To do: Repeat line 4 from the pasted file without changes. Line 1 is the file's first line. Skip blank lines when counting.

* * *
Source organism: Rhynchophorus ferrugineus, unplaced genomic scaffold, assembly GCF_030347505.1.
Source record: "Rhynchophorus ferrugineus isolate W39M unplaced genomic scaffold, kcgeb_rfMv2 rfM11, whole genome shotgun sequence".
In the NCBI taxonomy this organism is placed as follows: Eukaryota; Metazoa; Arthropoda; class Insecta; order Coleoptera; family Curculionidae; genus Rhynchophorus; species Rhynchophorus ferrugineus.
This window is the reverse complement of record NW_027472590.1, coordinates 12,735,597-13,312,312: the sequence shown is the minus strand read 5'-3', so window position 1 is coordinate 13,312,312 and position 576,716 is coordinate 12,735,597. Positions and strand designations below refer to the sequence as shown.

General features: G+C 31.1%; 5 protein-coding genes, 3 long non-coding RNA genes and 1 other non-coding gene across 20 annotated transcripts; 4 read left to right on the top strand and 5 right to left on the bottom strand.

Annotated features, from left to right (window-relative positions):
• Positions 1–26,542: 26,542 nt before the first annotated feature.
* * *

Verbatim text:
This window is the reverse complement of record NW_027472590.1, coordinates 12,735,597-13,312,312: the sequence shown is the minus strand read 5'-3', so window position 1 is coordinate 13,312,312 and position 576,716 is coordinate 12,735,597. Positions and strand designations below refer to the sequence as shown.